Patricia Butero, Dian Erikian and Betty Bagdesgarian keep the Armenian food coming from the church kitchen.

Patricia Butero, Dian Erikian and Betty Bagdesgarian keep the Armenian food coming from the church kitchen.

NEW BRITAIN — Nearly 200 pounds of lamb, along with music and dance, fueled a goodsized crowd at the Armenian Church of the Holy Resurrection Sunday.
The church’s annual Armenian festival drew parishioners and their non-Armenian friends and family, who shared in traditions that define the culture.
“It’s time to rejoice and have fun,” the Rev. Kapriel Mouradjian, the church’s pastor, said.
Welcoming visitors from all over the state and across New England is a big part of that celebration, he said
“We’ll feed 500 people today, from Providence to Trumbull and Worcester to Watertown.”
Sunday was the Feast Day of the Assumption of the Virgin Mary, so the event had a religious significance as well.
Parishioners from nearby St. Stephen’s Armenian Church joined in the festivities, since the two congregations have a close relationship.
“We do a lot of picnics and dances together,” said Marta Darakjian, who stopped by with her daughter Lenna.
St. Stephen’s Armenian Festival is on Sunday, Sept. 13, at Winding Trails in Farmington. In addition to the traditional Armenian food to be served, there will also be tennis, bocce and volleyball.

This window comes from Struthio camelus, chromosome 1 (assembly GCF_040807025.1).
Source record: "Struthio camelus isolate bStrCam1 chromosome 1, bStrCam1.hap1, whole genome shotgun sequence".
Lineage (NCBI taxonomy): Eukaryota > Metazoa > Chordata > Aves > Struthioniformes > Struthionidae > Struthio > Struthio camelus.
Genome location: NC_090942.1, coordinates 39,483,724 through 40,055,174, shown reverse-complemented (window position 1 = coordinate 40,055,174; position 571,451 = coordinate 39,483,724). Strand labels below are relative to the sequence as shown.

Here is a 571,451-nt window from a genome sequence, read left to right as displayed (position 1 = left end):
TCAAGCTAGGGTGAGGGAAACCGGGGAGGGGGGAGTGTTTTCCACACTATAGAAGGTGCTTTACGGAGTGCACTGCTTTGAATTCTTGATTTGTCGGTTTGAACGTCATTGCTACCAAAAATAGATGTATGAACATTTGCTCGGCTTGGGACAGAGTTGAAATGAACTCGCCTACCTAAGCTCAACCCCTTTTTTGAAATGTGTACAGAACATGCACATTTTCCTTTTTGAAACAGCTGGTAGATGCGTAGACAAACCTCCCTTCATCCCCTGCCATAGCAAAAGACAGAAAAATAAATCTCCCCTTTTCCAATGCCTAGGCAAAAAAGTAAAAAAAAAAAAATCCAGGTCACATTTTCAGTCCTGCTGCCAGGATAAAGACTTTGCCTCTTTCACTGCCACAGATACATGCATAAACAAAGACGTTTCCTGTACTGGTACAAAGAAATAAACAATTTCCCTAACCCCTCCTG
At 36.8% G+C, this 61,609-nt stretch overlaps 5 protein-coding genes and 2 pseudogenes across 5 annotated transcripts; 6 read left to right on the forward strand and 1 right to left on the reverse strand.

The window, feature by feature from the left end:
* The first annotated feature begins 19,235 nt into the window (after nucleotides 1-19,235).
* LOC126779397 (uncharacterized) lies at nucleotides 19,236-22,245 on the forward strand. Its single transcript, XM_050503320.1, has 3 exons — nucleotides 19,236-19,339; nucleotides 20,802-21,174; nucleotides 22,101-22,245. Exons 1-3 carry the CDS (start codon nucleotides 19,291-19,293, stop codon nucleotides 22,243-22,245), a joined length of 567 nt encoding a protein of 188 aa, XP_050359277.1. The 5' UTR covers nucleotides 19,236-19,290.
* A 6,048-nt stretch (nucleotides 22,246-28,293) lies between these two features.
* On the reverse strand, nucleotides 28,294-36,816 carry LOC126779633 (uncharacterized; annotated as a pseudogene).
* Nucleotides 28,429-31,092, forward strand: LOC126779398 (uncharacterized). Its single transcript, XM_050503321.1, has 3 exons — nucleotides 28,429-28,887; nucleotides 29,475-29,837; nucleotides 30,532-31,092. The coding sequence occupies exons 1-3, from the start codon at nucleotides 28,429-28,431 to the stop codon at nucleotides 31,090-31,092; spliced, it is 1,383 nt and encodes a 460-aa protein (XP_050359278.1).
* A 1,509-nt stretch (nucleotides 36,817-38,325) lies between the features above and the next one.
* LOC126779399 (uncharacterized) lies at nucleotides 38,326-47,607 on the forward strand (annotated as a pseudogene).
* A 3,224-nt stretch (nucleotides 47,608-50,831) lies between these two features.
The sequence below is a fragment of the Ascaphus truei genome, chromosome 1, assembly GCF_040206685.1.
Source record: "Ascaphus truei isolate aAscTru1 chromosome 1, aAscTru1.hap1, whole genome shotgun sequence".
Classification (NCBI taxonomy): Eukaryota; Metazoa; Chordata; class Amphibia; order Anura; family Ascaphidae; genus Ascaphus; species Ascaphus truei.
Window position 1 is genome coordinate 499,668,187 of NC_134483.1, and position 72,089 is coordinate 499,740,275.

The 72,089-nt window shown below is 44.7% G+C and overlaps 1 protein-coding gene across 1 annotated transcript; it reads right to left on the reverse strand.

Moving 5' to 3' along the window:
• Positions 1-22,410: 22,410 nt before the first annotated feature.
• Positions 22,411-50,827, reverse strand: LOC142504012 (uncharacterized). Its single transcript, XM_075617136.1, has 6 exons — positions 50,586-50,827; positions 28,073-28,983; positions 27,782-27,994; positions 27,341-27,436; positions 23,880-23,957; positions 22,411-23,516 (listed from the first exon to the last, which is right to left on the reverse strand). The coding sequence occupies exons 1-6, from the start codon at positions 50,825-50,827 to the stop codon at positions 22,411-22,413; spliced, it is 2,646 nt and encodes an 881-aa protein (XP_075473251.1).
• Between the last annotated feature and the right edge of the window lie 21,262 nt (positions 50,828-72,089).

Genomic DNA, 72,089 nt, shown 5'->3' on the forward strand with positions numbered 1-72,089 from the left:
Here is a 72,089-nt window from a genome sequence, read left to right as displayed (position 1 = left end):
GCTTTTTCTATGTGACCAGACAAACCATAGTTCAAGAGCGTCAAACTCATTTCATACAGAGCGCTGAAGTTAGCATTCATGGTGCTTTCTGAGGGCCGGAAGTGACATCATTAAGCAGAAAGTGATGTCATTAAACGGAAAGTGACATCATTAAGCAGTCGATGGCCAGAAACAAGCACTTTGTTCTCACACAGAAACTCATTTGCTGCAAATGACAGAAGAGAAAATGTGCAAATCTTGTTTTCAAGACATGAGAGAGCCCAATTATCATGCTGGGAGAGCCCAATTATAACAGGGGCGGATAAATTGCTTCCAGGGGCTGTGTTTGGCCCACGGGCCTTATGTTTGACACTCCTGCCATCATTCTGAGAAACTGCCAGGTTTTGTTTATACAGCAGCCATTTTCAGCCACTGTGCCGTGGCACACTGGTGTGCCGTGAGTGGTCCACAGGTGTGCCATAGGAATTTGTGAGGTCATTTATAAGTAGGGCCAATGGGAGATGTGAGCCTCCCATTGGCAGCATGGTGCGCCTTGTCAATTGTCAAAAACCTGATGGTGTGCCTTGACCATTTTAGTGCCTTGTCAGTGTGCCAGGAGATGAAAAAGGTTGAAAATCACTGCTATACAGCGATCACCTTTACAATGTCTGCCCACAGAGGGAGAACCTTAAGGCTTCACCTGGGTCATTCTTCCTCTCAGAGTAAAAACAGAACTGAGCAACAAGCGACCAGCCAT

“We support them. They support us,” Roxy Garabedian of St. Stephen’s said of the two congregations. “We have a lot of friends and relatives here.”
Avon residents Dick And Doris Tourvile are not Armenian nor are they parishioners of either church, but they still received a warm welcome at Sunday’s festival.
“My cousin Henrietta is a parishioner and we have other friends here,” Doris Tourville explained. “We came last year; the food was so good and everyone was so nice.”
This year the couple had their sights set on the dessert table, laden with baklava, cookies and other traditional Middle Eastern treats.
The main event featured lamb shish kebabs, rice, pita bread and a specialty known as kheyma — a seasoned raw beef patty many enjoyed on a roll as they would a hamburger.
John Geragosian described it as “Armenian sushi.”
“It’s kind of like steak tartare,” he added. “It’s very good.”
With heritage that is half-Armenian and half-Greek, Geragosian is familiar with both cultures. His mother Harriet and her relatives are members of St. George Greek Orthodox Church on West Main Street, across the city.
“The church is similar, the food is very similar and the dance is very similar,” Harriet said. “We’re both very family-oriented.”
Even if they had no related heritage, those who attended Sunday’s event got a taste of what it means to be Armenian. Serving up those traditional flavors was David Abrahamian, who spent the afternoon standing over the grill.
“Today is a good opportunity to bring everyone to the church,” he said. “We want to enlighten the community.”
Erica Schmitt can be reached at (860) 801-5097, or [email protected].